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-   -   The Challenge: MPG, are you up to it or not!!! (

dogg38 08-19-2009 04:03 AM

The Challenge: MPG, are you up to it or not!!!
When are we change the way we think. C'mon guy's, we have to think outside the box!!! Let me try to... No, we need a better fuel delivery system. Carburetors work, fuel injection is better, electronic system's are great, and the digital age is here. But all in all they will not get us the mpg's!!! We need a new fuel delivery system. This is what i propose, a device that can be install or retrofitted to any engine.:turtle: Okay, okay, after everybody laughs themselves silly.:thumbup: Think about when you see, here, tweet, or get an email.:p That someone or a group of somebodies (because they will get more than 15 minutes) have changed the way supply fuel to an engine. What is it people say (why didn't i think of that!!! :eek: ) You couldn't get up off the floor laughing at, or typing a ( i know ) quick response.:o I know this is a invitation for criticism, but necessity is the mother of invention. Now that i your attention one way or the other,:turtle: here goes.

Off the subject a little, you may have started with a (pc or a mac, windows, mac os, Linux or whatever even ie, firefox, or opera ) Sorry rambling,:) You are not where you started. To the point, ( i ain't no blogger ).

The Project
1.) one internal combustion engine ( even a lawnmower )
2.) remove the fuel line, maybe the carb too

The Concept ( out of the the box )
A.) can you run it on concentrated fuel vapor ( not liquid )

The Problem
B.) safely deliver, regulate, and meter fuel to the induction system to adequately operate said engine throughout it's intended operating range, for whatever its use, or environment

Research and Development ( Let's Open Source it [example: Linux] )
C.) we have information technology at our fingertip's
D.) we can do this, be safe, document, start small, refine, scale up
E. ) the goal, double your average mpg, maintain or improve hp and torque

I might be telling my age, back in the day. Chevrolet did what conventional thinking the said couldn't be done ( Zora-Arkov Duntov and engineers squeezed 1hp per cubic in. out a 283cu. in. engine. ) Hey it even had fuel injection ( i think ). What ever your flavor of auto racing, look at all the improvements in the past 50 yrs. Them NASCAR racers just started going close to 200mph in the late 70's and early 80's.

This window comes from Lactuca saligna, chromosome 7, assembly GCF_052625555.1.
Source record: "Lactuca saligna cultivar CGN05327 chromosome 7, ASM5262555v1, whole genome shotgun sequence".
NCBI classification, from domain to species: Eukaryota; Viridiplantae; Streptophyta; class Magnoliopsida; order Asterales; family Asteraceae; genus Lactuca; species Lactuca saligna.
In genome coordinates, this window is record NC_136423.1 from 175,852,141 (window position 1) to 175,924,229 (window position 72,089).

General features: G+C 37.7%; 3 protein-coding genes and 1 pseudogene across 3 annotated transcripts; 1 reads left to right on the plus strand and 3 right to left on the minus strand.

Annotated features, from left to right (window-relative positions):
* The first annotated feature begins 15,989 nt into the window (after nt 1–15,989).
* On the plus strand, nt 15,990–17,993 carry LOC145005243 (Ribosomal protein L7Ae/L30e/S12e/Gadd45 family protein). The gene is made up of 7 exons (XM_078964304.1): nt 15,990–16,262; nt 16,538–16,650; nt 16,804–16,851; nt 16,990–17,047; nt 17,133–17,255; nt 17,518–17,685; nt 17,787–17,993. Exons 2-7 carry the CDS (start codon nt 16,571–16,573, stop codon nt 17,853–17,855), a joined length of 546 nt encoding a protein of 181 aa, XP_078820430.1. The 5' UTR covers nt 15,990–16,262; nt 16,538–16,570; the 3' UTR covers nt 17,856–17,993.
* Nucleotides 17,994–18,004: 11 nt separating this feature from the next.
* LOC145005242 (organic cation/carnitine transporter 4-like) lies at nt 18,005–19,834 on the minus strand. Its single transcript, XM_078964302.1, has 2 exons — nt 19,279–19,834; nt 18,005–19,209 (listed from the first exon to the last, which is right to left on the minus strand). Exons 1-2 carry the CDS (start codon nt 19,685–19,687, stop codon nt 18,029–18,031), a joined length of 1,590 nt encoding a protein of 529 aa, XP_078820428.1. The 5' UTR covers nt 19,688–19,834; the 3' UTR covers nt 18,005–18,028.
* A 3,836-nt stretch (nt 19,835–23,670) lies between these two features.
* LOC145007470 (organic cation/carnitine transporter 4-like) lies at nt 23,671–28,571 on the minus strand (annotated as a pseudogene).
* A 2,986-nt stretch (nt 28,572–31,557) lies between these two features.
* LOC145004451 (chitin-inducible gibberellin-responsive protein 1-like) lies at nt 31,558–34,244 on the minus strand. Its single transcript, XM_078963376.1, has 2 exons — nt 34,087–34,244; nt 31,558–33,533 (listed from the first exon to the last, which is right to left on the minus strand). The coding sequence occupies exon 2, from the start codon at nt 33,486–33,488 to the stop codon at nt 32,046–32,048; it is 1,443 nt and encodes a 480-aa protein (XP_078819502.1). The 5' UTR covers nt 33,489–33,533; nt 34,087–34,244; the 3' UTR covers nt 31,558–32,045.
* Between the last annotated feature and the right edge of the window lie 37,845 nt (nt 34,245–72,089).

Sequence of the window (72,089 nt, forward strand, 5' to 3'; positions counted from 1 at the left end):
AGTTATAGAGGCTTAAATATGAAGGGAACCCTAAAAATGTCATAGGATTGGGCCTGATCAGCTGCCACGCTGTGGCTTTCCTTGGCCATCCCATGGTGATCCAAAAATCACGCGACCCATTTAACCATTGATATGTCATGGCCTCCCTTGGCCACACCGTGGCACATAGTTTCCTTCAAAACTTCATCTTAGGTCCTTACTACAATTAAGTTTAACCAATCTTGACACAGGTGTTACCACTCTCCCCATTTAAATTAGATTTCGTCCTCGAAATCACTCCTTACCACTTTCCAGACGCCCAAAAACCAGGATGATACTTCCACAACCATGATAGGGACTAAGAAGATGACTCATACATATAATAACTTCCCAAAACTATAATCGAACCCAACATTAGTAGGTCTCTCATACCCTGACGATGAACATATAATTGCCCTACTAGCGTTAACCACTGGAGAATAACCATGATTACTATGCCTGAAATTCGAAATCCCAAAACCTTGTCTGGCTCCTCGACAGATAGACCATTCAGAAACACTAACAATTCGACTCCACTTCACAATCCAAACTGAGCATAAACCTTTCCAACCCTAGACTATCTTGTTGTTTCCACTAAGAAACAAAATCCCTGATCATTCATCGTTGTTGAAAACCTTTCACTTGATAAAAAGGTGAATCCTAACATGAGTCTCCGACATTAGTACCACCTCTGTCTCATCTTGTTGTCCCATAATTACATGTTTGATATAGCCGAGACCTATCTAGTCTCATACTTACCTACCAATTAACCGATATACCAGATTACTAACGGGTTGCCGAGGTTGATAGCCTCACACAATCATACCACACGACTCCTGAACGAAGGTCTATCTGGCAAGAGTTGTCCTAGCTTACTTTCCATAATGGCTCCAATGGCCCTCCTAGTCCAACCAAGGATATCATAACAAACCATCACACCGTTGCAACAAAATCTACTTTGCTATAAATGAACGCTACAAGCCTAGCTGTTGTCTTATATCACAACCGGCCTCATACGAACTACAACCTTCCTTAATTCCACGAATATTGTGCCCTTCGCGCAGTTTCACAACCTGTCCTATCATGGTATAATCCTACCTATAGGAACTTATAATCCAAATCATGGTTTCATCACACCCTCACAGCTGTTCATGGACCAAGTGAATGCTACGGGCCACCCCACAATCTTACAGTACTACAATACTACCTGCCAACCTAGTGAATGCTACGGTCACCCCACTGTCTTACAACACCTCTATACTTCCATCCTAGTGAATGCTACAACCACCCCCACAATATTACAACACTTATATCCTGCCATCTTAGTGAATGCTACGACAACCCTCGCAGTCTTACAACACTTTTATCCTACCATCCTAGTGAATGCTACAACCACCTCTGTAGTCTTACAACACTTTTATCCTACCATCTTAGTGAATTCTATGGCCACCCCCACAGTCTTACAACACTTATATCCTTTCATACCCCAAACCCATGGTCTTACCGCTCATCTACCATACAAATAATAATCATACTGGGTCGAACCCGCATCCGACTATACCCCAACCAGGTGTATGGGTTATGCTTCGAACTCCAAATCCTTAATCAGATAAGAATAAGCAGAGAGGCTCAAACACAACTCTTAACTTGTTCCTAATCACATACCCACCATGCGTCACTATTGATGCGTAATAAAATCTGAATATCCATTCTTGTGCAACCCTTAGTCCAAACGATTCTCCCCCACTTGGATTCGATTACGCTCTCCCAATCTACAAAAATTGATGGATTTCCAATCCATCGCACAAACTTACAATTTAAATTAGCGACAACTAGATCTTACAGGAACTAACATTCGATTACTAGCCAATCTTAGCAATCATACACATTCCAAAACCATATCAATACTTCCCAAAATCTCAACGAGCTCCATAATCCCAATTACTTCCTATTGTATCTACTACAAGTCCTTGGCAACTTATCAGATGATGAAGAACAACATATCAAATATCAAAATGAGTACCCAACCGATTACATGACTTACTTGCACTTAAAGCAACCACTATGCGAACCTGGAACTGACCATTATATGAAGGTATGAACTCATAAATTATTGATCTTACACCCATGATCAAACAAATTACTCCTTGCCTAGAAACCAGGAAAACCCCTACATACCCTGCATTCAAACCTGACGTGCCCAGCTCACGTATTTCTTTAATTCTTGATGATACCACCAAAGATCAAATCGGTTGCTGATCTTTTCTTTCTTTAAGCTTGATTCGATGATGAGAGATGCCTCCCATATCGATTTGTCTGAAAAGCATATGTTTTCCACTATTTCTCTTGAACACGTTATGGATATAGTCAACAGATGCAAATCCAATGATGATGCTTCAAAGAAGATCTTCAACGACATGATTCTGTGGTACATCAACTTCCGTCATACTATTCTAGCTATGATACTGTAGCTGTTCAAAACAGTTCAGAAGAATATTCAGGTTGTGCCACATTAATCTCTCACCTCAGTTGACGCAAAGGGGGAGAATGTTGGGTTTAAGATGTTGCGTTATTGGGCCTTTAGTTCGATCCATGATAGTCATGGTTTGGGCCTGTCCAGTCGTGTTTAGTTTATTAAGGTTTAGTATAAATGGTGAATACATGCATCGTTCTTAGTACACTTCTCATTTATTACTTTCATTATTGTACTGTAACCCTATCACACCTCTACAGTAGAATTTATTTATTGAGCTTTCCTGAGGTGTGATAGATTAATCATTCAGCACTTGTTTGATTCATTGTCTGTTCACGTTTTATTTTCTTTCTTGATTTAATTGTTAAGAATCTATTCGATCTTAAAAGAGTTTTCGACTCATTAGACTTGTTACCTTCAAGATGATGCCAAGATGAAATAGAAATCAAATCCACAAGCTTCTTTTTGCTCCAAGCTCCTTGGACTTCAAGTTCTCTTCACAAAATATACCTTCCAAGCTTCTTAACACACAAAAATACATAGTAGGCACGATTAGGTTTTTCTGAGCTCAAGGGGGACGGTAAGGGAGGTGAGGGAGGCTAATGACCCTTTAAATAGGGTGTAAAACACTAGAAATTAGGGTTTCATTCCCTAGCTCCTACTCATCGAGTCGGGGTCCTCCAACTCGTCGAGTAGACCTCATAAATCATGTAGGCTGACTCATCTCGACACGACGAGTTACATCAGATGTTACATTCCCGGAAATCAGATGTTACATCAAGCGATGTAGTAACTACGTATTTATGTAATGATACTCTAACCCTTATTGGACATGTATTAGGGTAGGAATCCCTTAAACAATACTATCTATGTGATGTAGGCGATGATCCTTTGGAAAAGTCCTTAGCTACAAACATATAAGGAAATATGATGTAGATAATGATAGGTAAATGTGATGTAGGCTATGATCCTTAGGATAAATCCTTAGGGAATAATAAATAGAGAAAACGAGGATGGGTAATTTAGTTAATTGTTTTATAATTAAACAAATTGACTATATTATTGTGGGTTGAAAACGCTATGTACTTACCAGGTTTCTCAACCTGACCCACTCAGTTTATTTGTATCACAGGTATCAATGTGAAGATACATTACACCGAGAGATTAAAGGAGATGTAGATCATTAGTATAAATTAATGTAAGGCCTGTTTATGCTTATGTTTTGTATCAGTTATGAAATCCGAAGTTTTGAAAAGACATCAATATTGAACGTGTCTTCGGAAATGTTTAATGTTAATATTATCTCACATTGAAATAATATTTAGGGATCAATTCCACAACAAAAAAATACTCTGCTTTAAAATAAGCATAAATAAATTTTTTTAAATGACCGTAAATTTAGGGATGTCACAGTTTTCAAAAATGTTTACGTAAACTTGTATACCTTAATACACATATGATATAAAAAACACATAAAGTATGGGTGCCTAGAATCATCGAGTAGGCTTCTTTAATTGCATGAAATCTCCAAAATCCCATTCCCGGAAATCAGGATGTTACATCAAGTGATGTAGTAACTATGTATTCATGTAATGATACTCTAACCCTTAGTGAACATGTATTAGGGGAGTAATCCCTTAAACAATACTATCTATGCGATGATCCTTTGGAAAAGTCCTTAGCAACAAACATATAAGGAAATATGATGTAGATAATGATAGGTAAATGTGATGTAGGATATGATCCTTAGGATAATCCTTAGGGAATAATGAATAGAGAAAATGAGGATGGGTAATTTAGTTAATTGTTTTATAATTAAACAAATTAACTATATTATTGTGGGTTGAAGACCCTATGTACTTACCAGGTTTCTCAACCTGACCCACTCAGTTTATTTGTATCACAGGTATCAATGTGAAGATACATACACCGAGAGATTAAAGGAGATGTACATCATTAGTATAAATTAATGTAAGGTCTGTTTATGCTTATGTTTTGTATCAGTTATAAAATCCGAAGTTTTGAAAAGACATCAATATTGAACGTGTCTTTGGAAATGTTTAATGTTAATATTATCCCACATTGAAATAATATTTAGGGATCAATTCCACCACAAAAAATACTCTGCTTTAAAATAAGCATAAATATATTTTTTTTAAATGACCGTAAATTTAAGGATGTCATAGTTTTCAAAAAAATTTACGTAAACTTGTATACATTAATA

I'm not sure, how this thread stuff works, but i'm gonna post to several.

Now discuss. Plan, get out the tools, strip it, mod it, let's see some results, record some data, share some knowledge, isn't that why we come together on the net??? :thumbup:

tasdrouille 08-19-2009 07:21 AM

Cross posting threads in multiple subforums is not a good thing to do. I removed the other threads to keep just this one here. Which I believe is where this discussion belong.

Daox 08-19-2009 08:24 AM

Current engines do run off of gasoline vapor. Liquid gasoline doesn't burn. As the fuel is injected, typically it is aimed at the intake valve which is hot. The heat from the valve is transferred to the fuel which is then vaporized. The larger droplets soon vaporize in the combustion chamber from the residual heat alone. There are gains to be had from decreasing the fuel droplet size, but it is not anywhere close to 2x, its much closer to a couple percent.

Christ 08-19-2009 11:14 AM

Concentrated vaporous fuel... LPG systems.

/Thinking session.

DonR 08-19-2009 12:11 PM

Running an engine on propane & natural gas is nothing new. Some outfit even makes propane powered weed wackers, they make them for Craftsman also. City buses & gas company vehicles are run on natural gas.

Your fuel has 3 options to get into the cylinder
1 - go in with the air - Carb or manifold injection
2 - Shot directly into the cylinder - Diesel or new gas direct injection
3 - Beam it in Scotty

Making sure it is all in vapor form when it starts to burn is key. That's why you see fuel rails in hot places in the engine bay. Heating a liquid fuel so that it evaporates in the line causes too little fuel to go into the engine, ie vaporlock.